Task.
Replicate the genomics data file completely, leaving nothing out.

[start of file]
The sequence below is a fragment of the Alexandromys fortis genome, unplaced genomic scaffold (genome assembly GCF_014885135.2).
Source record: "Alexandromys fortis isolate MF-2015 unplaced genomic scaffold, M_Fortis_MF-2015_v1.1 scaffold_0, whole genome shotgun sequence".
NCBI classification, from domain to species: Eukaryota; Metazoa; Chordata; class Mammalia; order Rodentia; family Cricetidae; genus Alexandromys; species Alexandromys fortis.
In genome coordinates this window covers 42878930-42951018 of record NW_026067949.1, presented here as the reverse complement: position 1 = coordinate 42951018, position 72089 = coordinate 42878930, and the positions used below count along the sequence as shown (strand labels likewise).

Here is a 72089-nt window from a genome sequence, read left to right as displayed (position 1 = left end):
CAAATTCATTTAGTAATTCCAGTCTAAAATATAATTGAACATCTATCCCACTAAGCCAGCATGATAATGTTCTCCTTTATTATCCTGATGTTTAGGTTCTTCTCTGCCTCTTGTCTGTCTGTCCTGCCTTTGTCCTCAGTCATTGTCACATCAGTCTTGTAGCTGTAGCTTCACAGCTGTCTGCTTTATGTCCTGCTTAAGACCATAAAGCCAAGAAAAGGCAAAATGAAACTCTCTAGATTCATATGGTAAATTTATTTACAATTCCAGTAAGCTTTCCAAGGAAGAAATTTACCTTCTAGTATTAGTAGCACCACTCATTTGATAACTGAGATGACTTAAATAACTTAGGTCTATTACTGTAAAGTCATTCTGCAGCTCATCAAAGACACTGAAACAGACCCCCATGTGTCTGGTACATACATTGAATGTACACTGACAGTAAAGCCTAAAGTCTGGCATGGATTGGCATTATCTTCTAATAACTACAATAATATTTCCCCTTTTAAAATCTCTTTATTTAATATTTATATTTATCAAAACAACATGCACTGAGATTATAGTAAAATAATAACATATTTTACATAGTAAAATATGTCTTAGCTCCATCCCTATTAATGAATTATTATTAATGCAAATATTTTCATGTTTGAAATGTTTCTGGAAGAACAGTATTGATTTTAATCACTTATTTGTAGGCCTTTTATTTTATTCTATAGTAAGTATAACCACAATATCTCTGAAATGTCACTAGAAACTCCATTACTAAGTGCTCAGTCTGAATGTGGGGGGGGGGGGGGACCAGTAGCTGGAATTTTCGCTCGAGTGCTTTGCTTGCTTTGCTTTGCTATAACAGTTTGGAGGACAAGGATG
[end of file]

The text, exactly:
The sequence below is a fragment of the Alexandromys fortis genome, unplaced genomic scaffold (genome assembly GCF_014885135.2).
Source record: "Alexandromys fortis isolate MF-2015 unplaced genomic scaffold, M_Fortis_MF-2015_v1.1 scaffold_0, whole genome shotgun sequence".
NCBI classification, from domain to species: Eukaryota; Metazoa; Chordata; class Mammalia; order Rodentia; family Cricetidae; genus Alexandromys; species Alexandromys fortis.
In genome coordinates this window covers 42878930-42951018 of record NW_026067949.1, presented here as the reverse complement: position 1 = coordinate 42951018, position 72089 = coordinate 42878930, and the positions used below count along the sequence as shown (strand labels likewise).

Here is a 72089-nt window from a genome sequence, read left to right as displayed (position 1 = left end):
CAAATTCATTTAGTAATTCCAGTCTAAAATATAATTGAACATCTATCCCACTAAGCCAGCATGATAATGTTCTCCTTTATTATCCTGATGTTTAGGTTCTTCTCTGCCTCTTGTCTGTCTGTCCTGCCTTTGTCCTCAGTCATTGTCACATCAGTCTTGTAGCTGTAGCTTCACAGCTGTCTGCTTTATGTCCTGCTTAAGACCATAAAGCCAAGAAAAGGCAAAATGAAACTCTCTAGATTCATATGGTAAATTTATTTACAATTCCAGTAAGCTTTCCAAGGAAGAAATTTACCTTCTAGTATTAGTAGCACCACTCATTTGATAACTGAGATGACTTAAATAACTTAGGTCTATTACTGTAAAGTCATTCTGCAGCTCATCAAAGACACTGAAACAGACCCCCATGTGTCTGGTACATACATTGAATGTACACTGACAGTAAAGCCTAAAGTCTGGCATGGATTGGCATTATCTTCTAATAACTACAATAATATTTCCCCTTTTAAAATCTCTTTATTTAATATTTATATTTATCAAAACAACATGCACTGAGATTATAGTAAAATAATAACATATTTTACATAGTAAAATATGTCTTAGCTCCATCCCTATTAATGAATTATTATTAATGCAAATATTTTCATGTTTGAAATGTTTCTGGAAGAACAGTATTGATTTTAATCACTTATTTGTAGGCCTTTTATTTTATTCTATAGTAAGTATAACCACAATATCTCTGAAATGTCACTAGAAACTCCATTACTAAGTGCTCAGTCTGAATGTGGGGGGGGGGGGGGACCAGTAGCTGGAATTTTCGCTCGAGTGCTTTGCTTGCTTTGCTTTGCTATAACAGTTTGGAGGACAAGGATG